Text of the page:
The third phase of first generation war is the introduction of auxiliary elements, such as formations of archers, cavalry, etc., and the deliberate and synchronized use of assets in a combined manner for increased effects. Joshua of Israel (circa 1250 B.C.), Sun Tzu (5th century B.C.), Alexander the Great (4th century B.C.), and many other famous leaders mastered this use of combined arms. It is noteworthy that the same great leaders, who understood combined arms, also recognized the need for intelligence, reconnaissance, and surveillance of the enemy. For example, Joshua's requirements of the scouts he sent to spy out the land of Canaan and to prepare for the attack on Jericho reads like a modern scout report as far as the topics of concern and focus. The ideas of the tactical ruse, deception, feint, display, etc., were already understood and practiced well over 3,500 years ago, as was the use of human intelligence (HUMINT) as demonstrated by the recruitment of Rahab the harlot.

Second generation warfare as a seismic paradigm shift can be seen as the successful use of gunpowder in war; this technological shift begins during the Hundred Years War at Crecy, France, in 1346. (6) The introduction of artillery was the beginning of the end of the utility of fortresses, though other technological improvements and refinements had to occur before that statement was fulfilled.

The mere introduction of gunpowder, however, did not immediately mean that all armies dispensed with their pikes and crossbows. Command and control (C2) through the use of fires, flags, trumpets, carrier pigeons, etc., continued to be a part of warfare for centuries. HUMINT, counterintelligence (CI), reconnaissance, surveillance, improvements to transportation and logistics, and other related combat multipliers were refined and enhanced. The gains achieved in all the phases of first generation warfare remained, and warriors applied them with varying degrees of success.

Third generation warfare is arguably the introduction of air power as a combat multiplier, rather than a mere observational platform (as used during the U.S. Civil War, etc.); so this set point should be World War I. The goal of out-maneuvering the adversary was already well established and well understood, but not well executed. This failure to perform does not equate to a lack of understanding the requirements, as implied. Nearly simultaneous to the introduction of air power were the introduction of chemical warfare, toxins, and a refinement of biological warfare capabilities.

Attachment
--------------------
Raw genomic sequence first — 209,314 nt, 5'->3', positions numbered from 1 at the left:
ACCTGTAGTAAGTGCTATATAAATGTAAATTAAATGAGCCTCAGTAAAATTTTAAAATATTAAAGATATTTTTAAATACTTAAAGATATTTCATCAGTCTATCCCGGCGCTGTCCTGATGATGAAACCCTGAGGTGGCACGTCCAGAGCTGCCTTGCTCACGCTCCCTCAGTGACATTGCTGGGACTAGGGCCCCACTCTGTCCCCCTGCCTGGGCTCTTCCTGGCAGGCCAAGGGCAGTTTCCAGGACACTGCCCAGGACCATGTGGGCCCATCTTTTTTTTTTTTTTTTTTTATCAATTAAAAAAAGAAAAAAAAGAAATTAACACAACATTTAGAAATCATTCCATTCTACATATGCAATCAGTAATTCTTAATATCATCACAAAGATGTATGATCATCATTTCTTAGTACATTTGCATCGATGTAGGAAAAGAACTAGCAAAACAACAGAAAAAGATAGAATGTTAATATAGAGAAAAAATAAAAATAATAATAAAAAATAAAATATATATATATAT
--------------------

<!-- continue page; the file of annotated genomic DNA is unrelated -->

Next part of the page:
World War I as a set point is also useful for seismic paradigm shifts, as this marks the introduction of armor at the 1916 battle of the Somme in France. New technologies--including the telegraph, telephone, etc.--enhanced C2. The railroad as a force multiplier was already a proven factor as early as the U.S. Civil War; and General Alfred von Schlieffen had already written the German contingency plan for a two-front war literally decades before WWI began. Although all of the above-cited technologies came together at this time, the true seismic paradigm shift was the use of air power in an effective combat role.

A more proper set point for fourth generation warfare is 1945, and the advent of nuclear weapons on the battlefield. This is a technological capability that absolutely must be part of any serious discussion of war and the capabilities to wage war. [It is interesting that while some nations for some time adopted a belief that only armies should fight one another, thus sparing the civilian populace, by World War II there was a certain "rediscovery" of the concept of total war--a principle that was already well understood and practiced as a first generation principle.]

Final Thoughts

From 1945 to the present, no seismic paradigm shifts regarding war occurred that warriors had not already discovered or practiced at some previous time in human history. As regards the current Global War on Terrorism, this is not the first--

[] Campaign ever fought in a desert.

[] Insurrection or counterinsurrection ever fought.

[] Occupation ever conducted.

[] Guerrilla or counterguerrilla campaign.

[] Attempt at reconstruction and nation building (as though the Marshall Plan never existed).